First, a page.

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By Sarah Hapgood

“I’d forgotten how nerve-wracking it could all be”, said Bengo, standing backstage at the big top an hour before the show was due to start. He was made-up and costumed already, as was Farnol, who was preparing to go to the crowd and get the children even more festive.

“It already feels like a success to me”, said Farnol “It’s got a real buzz”.

“I know”, said Bengo “But I still wish I could be as calm about it all as Rumble”.

Rumble was calmly seated on a bail nearby, reading a newspaper and having a smoke.

“BENGO!” came an anguished cry from one of the wagons nearby which served as dressing-rooms “Bengo!”

“Sounds like Our Lady of the Pink Nightie needs a pot of help”, said Farnol.

Bengo climbed up into the wagon, where Bardin sat half-made-up, looking at his hands, which were visibly trembling.

“My hands are shaking so much I can’t finish my make-up!” he wailed.

Bengo gave an indulgent smile and went to help him finish putting on his clown’s mouth.

“Has the family arrived yet?” said Bardin.

“I’m not sure”, said Bengo.

“Why did they insist on having seats right at the back?” said Bardin “We could have got them in nearer the front”.

“They remembered a comment you made once that anyone who sits in the front row at the circus”, said Bengo “Deserves everything they get!”

“Me and my big mouth!” said Bardin.

“You’ve got quite a little mouth really”, said Bengo.

“How’s Hal and his elbow-lifting?” Bardin snapped “Everytime I see him it seems he’s trying to hide a hip-flask from me! How the hell we can trust him not to miss cues and drop things I don’t know!”

“We can carry it off if he does”, said Bengo “The audience’ll just think it’s part of the act. It’s not a catastrophe like it would be for serious actors … oh Bardy, I didn’t mean to say that, I’m sorry! Of course we’re as important as serious actors!”

Bardin, clown’s mouth now fully painted on, and clown’s honour now fully outraged, looked fully affronted.

“Come along”, he said, grandly, and left the wagon.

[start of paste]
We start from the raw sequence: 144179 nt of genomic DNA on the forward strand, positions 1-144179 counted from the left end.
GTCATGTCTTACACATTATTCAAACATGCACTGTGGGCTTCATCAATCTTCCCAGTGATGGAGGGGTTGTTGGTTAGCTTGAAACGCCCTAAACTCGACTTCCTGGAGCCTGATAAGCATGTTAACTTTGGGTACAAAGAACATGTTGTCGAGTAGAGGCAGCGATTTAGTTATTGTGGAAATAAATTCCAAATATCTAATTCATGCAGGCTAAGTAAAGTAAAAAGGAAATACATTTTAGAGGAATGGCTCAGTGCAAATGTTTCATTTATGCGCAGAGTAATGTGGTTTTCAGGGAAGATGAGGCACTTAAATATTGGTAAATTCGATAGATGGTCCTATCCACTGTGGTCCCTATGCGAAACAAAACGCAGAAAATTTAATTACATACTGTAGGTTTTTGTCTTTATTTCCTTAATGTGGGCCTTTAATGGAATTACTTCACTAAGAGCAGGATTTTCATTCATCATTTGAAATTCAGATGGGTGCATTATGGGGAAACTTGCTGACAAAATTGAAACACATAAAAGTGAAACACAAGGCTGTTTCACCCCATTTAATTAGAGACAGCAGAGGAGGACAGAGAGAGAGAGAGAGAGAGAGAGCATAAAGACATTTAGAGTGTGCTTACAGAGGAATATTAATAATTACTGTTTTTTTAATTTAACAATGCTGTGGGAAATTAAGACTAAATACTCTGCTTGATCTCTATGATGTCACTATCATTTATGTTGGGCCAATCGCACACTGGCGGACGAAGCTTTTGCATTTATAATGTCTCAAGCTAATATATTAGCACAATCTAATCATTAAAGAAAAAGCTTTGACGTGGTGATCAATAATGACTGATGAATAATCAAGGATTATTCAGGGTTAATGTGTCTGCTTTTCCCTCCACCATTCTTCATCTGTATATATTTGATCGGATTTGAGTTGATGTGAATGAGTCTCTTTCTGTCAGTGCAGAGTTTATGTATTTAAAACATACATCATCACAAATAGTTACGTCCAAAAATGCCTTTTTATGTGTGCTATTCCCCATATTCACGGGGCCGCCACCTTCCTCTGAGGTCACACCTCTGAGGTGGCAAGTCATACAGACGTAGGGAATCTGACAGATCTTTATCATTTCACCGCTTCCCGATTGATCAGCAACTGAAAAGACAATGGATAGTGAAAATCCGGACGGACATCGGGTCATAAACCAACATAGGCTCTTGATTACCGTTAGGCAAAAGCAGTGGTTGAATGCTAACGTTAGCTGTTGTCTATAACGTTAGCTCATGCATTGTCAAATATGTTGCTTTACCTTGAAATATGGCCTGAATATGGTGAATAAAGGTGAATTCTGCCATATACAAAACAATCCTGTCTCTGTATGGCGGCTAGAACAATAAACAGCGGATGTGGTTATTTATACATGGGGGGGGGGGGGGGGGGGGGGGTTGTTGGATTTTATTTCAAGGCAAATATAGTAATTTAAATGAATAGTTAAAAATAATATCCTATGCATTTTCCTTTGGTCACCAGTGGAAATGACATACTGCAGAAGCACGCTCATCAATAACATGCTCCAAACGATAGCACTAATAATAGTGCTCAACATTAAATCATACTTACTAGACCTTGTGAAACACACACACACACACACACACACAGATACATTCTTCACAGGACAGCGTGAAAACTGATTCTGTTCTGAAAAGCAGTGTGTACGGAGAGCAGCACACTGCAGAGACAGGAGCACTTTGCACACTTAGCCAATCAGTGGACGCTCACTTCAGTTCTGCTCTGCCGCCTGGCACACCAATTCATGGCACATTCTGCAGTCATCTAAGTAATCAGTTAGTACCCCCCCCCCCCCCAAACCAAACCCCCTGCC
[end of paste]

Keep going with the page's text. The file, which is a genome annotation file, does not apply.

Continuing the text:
On his way across the back arena he shouted at Rumble to put his cigarette out, and then swept off on a pre-show tour of inspection.

“I dunno what you’ve done, but good on yer”, said Rumble to Bengo. “What do you mean?” said Bengo.

“He’s back in control, back to normal”, said Rumble “He’s stopped moping. Good for you”.

Bengo, looking thoroughly disgruntled, fixed his clown’s red nose firmly into place.

“The local press called me a killer you know”.

Dobley the compere was dabbing at his eyes with a handkerchief. He was the same compere who had done the talent show Bengo and Bardin had judged on television the year before. He was also the same man who had appeared on one of the photographs found at Starhanger, the one which showed a man’s body being pulled out of the swimming-pool in the basement.

“Guilty by association”, said Bardin, sipping a cup of tea on the grass backstage the following day, whilst preparations for what was being billed in the adverts as The Fight Of The Century, were going on in the Big Top “We saw a photograph when we were all at Starhanger, of the guy being fished out of the pool. You were there, in the crowd. That’s what stinks to most people”.

“Yeah, but I’m not a killer!” Dobley insisted, now well-launched on the waterworks “I won’t take anyone calling me a killer! I’ve been an idiot, I don’t deny that …”

“Neither will I!” said Bardin.

“There’s always been a bit of me that’s been foolish and irresponsible”, said Dobley “But I came to terms with myself when I had therapy. I accepted my faults. I’ve learned to love myself”.